The alternating series test is a sufficient condition for the convergence of a numerical series. I am searching for a counterexample for its inverse: i.e. a series (alternating, of course) which converges, but for which the hypothesis of the theorem are false.

In particular, if one writes the series as $\sum (-1)^n a_n$, then $a_n$ should not be monotonically decreasing (since it must be infinitesimal, for the series to converge).

  • 3
    $\begingroup$ Interlace the terms $1/n^2$ and $1/n^3$ (with appropriate signs). $\endgroup$ – David Mitra May 25 '13 at 9:58
  • 2
    $\begingroup$ did you mean to say that the absolute values of the general terms should not be monotinically decreasing (since if the series has alternating signs, surely the general terms can't be monotone). And you should really change the title. There are no counterexamples to Leibnitz's test! $\endgroup$ – Ittay Weiss May 25 '13 at 9:58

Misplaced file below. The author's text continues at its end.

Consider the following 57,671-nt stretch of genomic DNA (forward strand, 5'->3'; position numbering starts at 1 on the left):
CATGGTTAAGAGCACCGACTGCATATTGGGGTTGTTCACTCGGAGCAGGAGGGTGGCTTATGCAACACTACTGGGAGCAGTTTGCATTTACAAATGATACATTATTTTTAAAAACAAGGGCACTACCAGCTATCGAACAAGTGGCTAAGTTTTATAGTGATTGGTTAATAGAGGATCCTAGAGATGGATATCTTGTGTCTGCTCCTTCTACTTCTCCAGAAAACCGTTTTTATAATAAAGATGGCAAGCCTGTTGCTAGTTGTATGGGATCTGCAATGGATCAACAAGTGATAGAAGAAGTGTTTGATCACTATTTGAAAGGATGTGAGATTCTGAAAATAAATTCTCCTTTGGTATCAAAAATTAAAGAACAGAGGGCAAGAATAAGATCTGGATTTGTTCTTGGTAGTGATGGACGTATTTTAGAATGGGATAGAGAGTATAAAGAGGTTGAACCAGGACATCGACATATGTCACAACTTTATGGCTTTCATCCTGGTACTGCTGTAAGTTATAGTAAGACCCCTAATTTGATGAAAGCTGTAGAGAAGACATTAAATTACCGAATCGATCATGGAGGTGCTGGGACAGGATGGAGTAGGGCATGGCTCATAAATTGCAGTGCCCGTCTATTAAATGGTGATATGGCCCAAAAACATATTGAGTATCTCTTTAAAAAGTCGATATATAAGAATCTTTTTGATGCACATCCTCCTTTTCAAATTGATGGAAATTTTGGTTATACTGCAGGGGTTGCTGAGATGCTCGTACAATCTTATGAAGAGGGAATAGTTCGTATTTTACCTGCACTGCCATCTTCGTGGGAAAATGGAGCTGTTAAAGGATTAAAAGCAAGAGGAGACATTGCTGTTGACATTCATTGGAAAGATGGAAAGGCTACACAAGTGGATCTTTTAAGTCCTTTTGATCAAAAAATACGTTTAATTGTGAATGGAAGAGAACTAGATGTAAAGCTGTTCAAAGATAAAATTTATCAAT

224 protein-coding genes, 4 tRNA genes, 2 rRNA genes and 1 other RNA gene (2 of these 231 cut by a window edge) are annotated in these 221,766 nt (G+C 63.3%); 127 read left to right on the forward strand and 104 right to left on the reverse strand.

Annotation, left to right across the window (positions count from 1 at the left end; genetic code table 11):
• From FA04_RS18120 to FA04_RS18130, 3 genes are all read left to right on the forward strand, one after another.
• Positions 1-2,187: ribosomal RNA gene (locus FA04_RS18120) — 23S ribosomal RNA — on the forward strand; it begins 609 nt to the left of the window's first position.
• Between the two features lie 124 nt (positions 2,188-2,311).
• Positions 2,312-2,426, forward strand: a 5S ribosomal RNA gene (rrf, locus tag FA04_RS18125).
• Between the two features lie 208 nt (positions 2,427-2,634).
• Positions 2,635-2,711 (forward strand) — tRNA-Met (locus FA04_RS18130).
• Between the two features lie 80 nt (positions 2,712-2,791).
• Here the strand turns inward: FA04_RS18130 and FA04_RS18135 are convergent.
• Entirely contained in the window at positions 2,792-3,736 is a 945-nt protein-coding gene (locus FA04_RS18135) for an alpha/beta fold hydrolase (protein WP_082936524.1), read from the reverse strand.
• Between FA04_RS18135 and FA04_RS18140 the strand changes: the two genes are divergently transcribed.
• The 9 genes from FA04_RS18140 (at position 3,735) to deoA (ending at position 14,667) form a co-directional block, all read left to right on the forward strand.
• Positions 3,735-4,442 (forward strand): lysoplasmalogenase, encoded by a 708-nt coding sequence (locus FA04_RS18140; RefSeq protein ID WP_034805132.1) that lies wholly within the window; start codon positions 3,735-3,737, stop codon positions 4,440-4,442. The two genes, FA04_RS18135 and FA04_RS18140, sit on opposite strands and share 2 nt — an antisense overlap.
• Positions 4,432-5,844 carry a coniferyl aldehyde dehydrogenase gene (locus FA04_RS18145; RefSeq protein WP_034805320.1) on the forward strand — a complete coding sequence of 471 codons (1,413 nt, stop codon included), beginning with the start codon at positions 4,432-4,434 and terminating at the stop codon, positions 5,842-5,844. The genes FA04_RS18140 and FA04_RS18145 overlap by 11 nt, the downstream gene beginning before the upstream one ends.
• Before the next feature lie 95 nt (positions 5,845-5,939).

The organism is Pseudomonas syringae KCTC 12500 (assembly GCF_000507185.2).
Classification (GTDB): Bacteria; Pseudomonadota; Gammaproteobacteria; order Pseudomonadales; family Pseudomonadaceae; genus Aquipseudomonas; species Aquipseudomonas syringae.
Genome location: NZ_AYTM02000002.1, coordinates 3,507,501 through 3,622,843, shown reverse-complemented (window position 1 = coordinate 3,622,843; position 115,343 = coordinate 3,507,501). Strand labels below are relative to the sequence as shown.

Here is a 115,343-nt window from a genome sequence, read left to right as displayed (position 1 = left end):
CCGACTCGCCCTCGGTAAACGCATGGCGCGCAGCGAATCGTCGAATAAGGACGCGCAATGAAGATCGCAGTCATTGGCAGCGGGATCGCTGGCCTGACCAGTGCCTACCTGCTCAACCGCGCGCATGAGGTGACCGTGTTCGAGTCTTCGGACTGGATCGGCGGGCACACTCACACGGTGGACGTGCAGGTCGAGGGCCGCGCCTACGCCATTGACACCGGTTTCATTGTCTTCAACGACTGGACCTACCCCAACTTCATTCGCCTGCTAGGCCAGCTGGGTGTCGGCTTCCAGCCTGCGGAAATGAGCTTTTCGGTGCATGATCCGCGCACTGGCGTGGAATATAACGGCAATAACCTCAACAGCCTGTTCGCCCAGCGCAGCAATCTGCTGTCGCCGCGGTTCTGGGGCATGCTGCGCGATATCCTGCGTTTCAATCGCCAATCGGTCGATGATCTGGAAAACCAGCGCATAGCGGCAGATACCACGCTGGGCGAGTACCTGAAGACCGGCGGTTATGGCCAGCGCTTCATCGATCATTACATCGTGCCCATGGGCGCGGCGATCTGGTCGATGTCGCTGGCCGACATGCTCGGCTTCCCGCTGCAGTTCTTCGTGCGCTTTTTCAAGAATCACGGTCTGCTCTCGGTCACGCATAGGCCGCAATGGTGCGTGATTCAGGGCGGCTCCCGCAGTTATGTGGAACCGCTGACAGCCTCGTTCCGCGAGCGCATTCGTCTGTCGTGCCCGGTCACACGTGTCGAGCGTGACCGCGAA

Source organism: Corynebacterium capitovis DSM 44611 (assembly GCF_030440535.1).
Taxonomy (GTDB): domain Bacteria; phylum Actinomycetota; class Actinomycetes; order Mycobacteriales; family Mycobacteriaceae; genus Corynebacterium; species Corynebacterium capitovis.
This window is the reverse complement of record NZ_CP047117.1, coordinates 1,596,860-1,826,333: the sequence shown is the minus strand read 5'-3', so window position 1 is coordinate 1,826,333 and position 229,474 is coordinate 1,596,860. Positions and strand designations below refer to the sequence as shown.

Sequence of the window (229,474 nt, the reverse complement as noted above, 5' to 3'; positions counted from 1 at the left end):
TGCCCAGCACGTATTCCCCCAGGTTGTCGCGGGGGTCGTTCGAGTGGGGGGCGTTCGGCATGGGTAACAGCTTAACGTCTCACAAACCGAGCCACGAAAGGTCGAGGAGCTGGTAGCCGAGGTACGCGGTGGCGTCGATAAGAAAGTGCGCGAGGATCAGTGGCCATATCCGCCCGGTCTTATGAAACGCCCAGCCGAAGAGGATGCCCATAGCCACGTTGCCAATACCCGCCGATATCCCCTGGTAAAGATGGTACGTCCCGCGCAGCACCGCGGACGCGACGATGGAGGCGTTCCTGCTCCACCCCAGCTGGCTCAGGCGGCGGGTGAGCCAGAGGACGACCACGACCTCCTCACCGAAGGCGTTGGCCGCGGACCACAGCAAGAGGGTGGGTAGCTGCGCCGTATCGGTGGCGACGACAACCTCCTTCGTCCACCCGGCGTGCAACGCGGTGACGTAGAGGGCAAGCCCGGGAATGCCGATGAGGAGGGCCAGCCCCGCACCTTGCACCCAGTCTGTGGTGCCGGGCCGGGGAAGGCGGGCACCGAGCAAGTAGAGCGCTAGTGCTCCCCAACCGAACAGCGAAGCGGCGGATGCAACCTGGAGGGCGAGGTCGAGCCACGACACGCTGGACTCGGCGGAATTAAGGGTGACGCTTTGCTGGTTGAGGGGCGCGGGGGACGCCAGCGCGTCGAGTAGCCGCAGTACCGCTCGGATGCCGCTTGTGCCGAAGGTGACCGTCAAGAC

• $\begingroup$ Yes, I was thinking of $\sum (-1)^n a_n$, where $a_n\ge0$. $\endgroup$ – zar May 25 '13 at 11:23
  • $\begingroup$ Do you want to stipulate that the series is still conditionally convergent? $\endgroup$ – Ted Shifrin May 25 '13 at 21:26
  • $\begingroup$ Yes (are you thinking of something else?) $\endgroup$ – zar May 26 '13 at 12:50

Put: $$ b_n = \begin{cases} n^{-2} &: n \text{ odd} \\ 2^{-n} &: n \text{ even} \end{cases} $$

$b_n$ is not monotonically decreasing. Still, $\sum (-1)^n b_n$ converges.


If you want a conditionally convergent series in which the signs alternate, but we do not have monotonicity, look at $$\frac{1}{2}-1+\frac{1}{4}-\frac{1}{3}+\frac{1}{6}-\frac{1}{5}+\frac{1}{8}-\frac{1}{7}+\cdots.$$ It is not hard to show that this converges to the same number as its more familiar sister.


Your Answer

By clicking “Post Your Answer”, you agree to our terms of service, privacy policy and cookie policy

Not the answer you're looking for? Browse other questions tagged or ask your own question.